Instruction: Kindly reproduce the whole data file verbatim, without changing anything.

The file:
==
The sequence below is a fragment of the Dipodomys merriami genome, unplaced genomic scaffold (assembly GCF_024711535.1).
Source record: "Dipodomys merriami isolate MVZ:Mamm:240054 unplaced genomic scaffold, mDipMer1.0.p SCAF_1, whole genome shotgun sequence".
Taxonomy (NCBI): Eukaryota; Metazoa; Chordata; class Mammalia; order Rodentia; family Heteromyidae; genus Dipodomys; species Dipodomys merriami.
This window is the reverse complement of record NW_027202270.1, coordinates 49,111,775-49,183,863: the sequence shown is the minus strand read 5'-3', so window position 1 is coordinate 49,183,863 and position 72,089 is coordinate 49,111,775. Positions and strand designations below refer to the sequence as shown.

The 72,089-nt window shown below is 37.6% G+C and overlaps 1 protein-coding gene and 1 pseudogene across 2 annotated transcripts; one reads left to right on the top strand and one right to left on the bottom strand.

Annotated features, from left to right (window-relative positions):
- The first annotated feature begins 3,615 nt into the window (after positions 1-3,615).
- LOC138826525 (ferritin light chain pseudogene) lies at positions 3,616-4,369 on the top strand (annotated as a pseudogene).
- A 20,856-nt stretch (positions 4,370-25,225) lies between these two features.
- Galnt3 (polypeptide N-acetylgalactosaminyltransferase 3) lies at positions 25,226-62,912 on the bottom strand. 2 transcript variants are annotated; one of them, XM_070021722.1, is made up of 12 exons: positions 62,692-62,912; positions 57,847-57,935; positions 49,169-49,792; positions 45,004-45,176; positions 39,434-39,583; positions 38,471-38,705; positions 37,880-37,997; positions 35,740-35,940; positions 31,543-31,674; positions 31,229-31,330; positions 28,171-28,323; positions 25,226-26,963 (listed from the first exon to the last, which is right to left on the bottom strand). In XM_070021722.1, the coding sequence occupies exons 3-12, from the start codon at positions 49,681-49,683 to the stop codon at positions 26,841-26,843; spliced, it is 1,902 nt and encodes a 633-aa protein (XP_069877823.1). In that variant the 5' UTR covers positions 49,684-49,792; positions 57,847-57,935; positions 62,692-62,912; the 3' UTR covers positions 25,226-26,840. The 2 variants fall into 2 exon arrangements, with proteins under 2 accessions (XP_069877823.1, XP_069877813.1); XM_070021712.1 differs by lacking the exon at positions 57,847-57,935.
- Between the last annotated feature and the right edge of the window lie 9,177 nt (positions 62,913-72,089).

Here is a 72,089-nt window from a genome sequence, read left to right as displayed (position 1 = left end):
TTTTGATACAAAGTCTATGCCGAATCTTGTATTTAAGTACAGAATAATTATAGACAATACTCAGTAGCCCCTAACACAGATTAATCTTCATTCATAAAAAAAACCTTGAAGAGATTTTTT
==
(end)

The sequence below is a fragment of the Dipodomys merriami genome, unplaced genomic scaffold (assembly GCF_024711535.1).
Source record: "Dipodomys merriami isolate MVZ:Mamm:240054 unplaced genomic scaffold, mDipMer1.0.p SCAF_1, whole genome shotgun sequence".
Taxonomy (NCBI): Eukaryota; Metazoa; Chordata; class Mammalia; order Rodentia; family Heteromyidae; genus Dipodomys; species Dipodomys merriami.
This window is the reverse complement of record NW_027202270.1, coordinates 49,111,775-49,183,863: the sequence shown is the minus strand read 5'-3', so window position 1 is coordinate 49,183,863 and position 72,089 is coordinate 49,111,775. Positions and strand designations below refer to the sequence as shown.

The 72,089-nt window shown below is 37.6% G+C and overlaps 1 protein-coding gene and 1 pseudogene across 2 annotated transcripts; one reads left to right on the top strand and one right to left on the bottom strand.

Annotated features, from left to right (window-relative positions):
- The first annotated feature begins 3,615 nt into the window (after positions 1-3,615).
- LOC138826525 (ferritin light chain pseudogene) lies at positions 3,616-4,369 on the top strand (annotated as a pseudogene).
- A 20,856-nt stretch (positions 4,370-25,225) lies between these two features.
- Galnt3 (polypeptide N-acetylgalactosaminyltransferase 3) lies at positions 25,226-62,912 on the bottom strand. 2 transcript variants are annotated; one of them, XM_070021722.1, is made up of 12 exons: positions 62,692-62,912; positions 57,847-57,935; positions 49,169-49,792; positions 45,004-45,176; positions 39,434-39,583; positions 38,471-38,705; positions 37,880-37,997; positions 35,740-35,940; positions 31,543-31,674; positions 31,229-31,330; positions 28,171-28,323; positions 25,226-26,963 (listed from the first exon to the last, which is right to left on the bottom strand). In XM_070021722.1, the coding sequence occupies exons 3-12, from the start codon at positions 49,681-49,683 to the stop codon at positions 26,841-26,843; spliced, it is 1,902 nt and encodes a 633-aa protein (XP_069877823.1). In that variant the 5' UTR covers positions 49,684-49,792; positions 57,847-57,935; positions 62,692-62,912; the 3' UTR covers positions 25,226-26,840. The 2 variants fall into 2 exon arrangements, with proteins under 2 accessions (XP_069877823.1, XP_069877813.1); XM_070021712.1 differs by lacking the exon at positions 57,847-57,935.
- Between the last annotated feature and the right edge of the window lie 9,177 nt (positions 62,913-72,089).

Here is a 72,089-nt window from a genome sequence, read left to right as displayed (position 1 = left end):
TTTTGATACAAAGTCTATGCCGAATCTTGTATTTAAGTACAGAATAATTATAGACAATACTCAGTAGCCCCTAACACAGATTAATCTTCATTCATAAAAAAAACCTTGAAGAGATTTTTT